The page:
Political campaign videos are increasingly mimicking the specific styles of filmmaking created to mock them.

This week, Hillary Clinton released a campaign video featuring Barack Obama, in an attempt to persuade her supporters to vote early. It revolved around Obama’s self-professed earliness. “I’m always early,” he tells us, cheerily. Aides chip in to explain this irritating habit, which becomes progressively more exaggerated, his approach to timing absurd. “You know how you beat LeBron James one-on-one? Get there 45 minutes early. Then it’s one-on-none.” A former staffer sighs. “You try telling the President of the United States there’s no such thing as a one-on-none.”

This is an instantly recognisable mockumentary style – deliberately shakey camerawork, complete with lots of zooming in and out, as absurd corporate behaviour is interspersed with incredulous talking heads and voiceover. It has its roots in the Office UK, taking the States by storm with The Office US, 30 Rock and Modern Family, and developing a political subgenre in The Thick of It, In the Loop and, most recently, Parks and Recreation. (Vague comparisons between Clinton and Poehler’s Leslie Knope abound.)

The content, too, seems familiar – a politician talks to camera about a personality quirk that is broadly a strength for someone in government, but exaggerates it to create a geeky, optimistic goofball, and a pretty likeable character. Take Leslie Knope on never smoking weed:

In terms of style and content, they’re fairly indistinguishable. And this not the only Clinton campaign video influenced by mockumentary and comedy tropes . In March, the Clinton campaigned released a “mean tweets” video with Senator Al Franken in the style of a Jimmy Kimmel Live talking head. Three days ago, a video campaign starring “Fake Lawyer” Josh Charles, an actor on The Good Wife, was released. It borrows heavily from mockumentary styles as well as self-mocking celebrity cameos in advertising. Even some non-comic videos, like this lighthearted one about Clinton’s granddaughter, have the exaggerated camerawork of the genre.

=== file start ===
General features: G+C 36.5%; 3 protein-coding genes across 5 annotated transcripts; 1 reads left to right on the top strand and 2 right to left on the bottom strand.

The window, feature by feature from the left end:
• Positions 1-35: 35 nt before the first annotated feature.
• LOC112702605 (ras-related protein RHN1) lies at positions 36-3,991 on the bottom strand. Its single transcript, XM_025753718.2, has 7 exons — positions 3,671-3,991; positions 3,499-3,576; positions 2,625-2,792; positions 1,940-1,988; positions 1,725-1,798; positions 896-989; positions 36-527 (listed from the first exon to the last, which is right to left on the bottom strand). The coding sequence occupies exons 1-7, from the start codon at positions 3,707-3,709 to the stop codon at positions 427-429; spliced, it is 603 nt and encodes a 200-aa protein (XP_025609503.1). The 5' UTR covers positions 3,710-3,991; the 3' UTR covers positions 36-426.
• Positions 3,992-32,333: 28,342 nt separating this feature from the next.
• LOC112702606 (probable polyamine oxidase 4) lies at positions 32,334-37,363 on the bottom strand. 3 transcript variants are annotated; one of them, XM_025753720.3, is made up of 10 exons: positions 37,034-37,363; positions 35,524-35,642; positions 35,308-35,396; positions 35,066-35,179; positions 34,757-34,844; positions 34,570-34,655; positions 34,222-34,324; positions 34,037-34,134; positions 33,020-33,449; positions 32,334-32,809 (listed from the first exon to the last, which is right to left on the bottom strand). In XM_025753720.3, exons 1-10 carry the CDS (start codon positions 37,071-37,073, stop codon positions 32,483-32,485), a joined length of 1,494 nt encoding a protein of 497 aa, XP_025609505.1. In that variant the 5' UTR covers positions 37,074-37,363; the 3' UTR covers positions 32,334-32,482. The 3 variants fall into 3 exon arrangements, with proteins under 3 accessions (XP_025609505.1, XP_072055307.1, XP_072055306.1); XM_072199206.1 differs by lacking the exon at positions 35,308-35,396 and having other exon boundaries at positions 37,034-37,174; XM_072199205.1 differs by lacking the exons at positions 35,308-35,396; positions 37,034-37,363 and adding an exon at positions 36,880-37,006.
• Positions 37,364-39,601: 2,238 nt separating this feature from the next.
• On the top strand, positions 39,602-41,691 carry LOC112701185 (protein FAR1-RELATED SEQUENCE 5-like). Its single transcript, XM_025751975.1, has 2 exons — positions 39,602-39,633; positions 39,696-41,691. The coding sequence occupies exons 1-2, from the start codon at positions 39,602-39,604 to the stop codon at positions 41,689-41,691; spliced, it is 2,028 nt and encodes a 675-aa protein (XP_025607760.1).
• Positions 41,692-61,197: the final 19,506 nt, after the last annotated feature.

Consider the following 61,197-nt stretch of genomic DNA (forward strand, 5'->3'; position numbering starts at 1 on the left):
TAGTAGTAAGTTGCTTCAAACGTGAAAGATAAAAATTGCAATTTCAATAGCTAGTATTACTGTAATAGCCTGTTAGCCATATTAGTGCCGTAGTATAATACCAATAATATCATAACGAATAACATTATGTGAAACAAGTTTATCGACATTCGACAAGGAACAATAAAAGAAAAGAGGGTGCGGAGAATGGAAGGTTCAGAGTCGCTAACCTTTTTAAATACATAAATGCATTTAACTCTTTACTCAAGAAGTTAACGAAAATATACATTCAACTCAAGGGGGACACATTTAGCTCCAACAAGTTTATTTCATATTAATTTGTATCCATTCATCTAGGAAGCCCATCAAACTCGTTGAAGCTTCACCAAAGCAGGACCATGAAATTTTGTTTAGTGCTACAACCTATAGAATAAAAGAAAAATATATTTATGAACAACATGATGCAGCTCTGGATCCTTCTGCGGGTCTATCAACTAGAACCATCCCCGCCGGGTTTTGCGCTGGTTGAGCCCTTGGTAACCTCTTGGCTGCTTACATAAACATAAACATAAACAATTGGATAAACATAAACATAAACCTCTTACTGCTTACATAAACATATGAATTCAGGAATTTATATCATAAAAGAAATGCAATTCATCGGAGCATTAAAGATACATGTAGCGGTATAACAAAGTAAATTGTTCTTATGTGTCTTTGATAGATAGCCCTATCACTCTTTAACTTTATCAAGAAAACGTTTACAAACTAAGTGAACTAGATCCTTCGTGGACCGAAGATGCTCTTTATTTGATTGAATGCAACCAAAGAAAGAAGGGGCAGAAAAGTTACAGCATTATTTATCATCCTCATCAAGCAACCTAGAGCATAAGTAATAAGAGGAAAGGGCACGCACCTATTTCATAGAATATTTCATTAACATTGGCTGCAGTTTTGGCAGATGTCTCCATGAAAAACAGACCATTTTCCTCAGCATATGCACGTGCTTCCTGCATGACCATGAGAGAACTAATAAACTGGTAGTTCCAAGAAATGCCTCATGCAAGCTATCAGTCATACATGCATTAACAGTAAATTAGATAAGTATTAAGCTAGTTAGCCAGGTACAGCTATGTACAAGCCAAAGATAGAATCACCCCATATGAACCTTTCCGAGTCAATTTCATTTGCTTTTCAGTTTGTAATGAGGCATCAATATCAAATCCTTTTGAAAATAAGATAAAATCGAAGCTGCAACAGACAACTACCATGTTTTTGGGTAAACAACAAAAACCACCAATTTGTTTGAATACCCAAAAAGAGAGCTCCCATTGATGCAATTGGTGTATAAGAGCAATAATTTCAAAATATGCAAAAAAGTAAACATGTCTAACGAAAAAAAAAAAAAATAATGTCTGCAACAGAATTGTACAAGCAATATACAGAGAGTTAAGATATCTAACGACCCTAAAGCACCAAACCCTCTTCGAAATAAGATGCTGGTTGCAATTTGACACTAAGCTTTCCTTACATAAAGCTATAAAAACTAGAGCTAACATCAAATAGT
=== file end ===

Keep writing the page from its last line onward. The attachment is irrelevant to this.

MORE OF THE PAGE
Of course, we can trace these campaign videos back to Obama again. His campaigns have always been heavily video based, and he’s taken the piss out of himself for Buzzfeed to promote campaigns. But the White House’s official channels are also in on the joke. In 2013, they released a mockumentary starring Steven Spielberg and 30 Rock’s Tracey Morgan, in which Obama plays Daniel Day Lewis playing Obama.

Earlier this year, the channel released another mini mockumentary, featuring Obama preparing for the end of his time as president. (The film even ridicules a less self-aware style of video – Obama posts a misjudged Snapchat about Obamacare, and asks “Did it get a lot of views at least?”)

A politician whose ideal evening consists of children’s movie marathons with colleagues? Where have we seen that before? Yes, political video has come full circle. Personally, I’m waiting on the Hillary Clinton break dancing clip

Anna Leszkiewicz is a pop culture writer at the New Statesman.